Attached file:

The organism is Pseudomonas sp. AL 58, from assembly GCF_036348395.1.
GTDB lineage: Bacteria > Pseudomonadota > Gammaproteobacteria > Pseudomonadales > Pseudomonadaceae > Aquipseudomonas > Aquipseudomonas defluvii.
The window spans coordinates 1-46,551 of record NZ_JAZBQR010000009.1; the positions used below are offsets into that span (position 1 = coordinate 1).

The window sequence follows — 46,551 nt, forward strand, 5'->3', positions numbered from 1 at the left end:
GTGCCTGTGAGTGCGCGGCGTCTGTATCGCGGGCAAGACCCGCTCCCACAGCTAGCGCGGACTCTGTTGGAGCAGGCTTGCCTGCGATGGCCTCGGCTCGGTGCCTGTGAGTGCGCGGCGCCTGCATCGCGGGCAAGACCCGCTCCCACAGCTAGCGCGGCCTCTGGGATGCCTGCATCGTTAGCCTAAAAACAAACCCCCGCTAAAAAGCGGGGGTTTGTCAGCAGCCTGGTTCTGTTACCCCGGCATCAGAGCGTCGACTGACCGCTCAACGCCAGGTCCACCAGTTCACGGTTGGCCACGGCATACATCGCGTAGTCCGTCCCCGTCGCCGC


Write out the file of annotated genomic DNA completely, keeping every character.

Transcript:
The organism is Pseudomonas sp. AL 58, from assembly GCF_036348395.1.
GTDB lineage: Bacteria > Pseudomonadota > Gammaproteobacteria > Pseudomonadales > Pseudomonadaceae > Aquipseudomonas > Aquipseudomonas defluvii.
The window spans coordinates 1-46,551 of record NZ_JAZBQR010000009.1; the positions used below are offsets into that span (position 1 = coordinate 1).

The window sequence follows — 46,551 nt, forward strand, 5'->3', positions numbered from 1 at the left end:
GTGCCTGTGAGTGCGCGGCGTCTGTATCGCGGGCAAGACCCGCTCCCACAGCTAGCGCGGACTCTGTTGGAGCAGGCTTGCCTGCGATGGCCTCGGCTCGGTGCCTGTGAGTGCGCGGCGCCTGCATCGCGGGCAAGACCCGCTCCCACAGCTAGCGCGGCCTCTGGGATGCCTGCATCGTTAGCCTAAAAACAAACCCCCGCTAAAAAGCGGGGGTTTGTCAGCAGCCTGGTTCTGTTACCCCGGCATCAGAGCGTCGACTGACCGCTCAACGCCAGGTCCACCAGTTCACGGTTGGCCACGGCATACATCGCGTAGTCCGTCCCCGTCGCCGC